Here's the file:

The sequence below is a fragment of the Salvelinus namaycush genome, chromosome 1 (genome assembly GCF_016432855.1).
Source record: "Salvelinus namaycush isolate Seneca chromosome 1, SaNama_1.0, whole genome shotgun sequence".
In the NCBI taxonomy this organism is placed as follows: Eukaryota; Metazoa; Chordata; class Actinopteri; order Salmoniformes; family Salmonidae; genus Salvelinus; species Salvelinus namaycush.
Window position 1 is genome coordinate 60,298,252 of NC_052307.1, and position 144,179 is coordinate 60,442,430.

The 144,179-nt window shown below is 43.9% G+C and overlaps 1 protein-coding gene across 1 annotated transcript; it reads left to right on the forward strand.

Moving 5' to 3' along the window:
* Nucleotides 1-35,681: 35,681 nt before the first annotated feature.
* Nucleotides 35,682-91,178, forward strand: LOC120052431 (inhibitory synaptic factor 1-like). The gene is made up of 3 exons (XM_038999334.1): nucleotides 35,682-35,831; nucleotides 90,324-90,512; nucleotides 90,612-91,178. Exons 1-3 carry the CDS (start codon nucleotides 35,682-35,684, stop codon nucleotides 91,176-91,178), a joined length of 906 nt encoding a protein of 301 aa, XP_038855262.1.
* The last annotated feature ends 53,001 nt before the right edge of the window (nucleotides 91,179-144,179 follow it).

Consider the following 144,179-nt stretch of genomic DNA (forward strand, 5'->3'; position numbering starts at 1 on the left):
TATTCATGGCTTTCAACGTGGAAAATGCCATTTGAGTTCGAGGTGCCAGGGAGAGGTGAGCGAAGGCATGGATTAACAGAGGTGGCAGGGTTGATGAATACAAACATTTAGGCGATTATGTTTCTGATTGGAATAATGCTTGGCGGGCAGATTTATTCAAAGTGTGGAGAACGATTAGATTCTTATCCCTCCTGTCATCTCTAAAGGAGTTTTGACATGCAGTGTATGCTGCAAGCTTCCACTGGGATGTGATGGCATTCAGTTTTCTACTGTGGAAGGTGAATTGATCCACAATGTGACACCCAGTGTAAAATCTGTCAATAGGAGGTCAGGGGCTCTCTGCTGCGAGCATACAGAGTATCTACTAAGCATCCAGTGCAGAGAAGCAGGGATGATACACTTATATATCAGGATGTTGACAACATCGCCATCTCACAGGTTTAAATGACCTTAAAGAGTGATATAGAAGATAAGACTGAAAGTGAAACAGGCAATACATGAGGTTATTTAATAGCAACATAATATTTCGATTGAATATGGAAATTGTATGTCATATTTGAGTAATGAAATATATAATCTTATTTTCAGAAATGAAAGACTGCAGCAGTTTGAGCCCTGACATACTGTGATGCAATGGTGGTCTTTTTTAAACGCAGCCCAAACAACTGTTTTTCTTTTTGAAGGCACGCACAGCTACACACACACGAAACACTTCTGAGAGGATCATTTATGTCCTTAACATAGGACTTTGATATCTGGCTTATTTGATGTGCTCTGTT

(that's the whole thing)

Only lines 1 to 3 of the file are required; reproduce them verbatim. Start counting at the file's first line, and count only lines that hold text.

The sequence below is a fragment of the Salvelinus namaycush genome, chromosome 1 (genome assembly GCF_016432855.1).
Source record: "Salvelinus namaycush isolate Seneca chromosome 1, SaNama_1.0, whole genome shotgun sequence".
In the NCBI taxonomy this organism is placed as follows: Eukaryota; Metazoa; Chordata; class Actinopteri; order Salmoniformes; family Salmonidae; genus Salvelinus; species Salvelinus namaycush.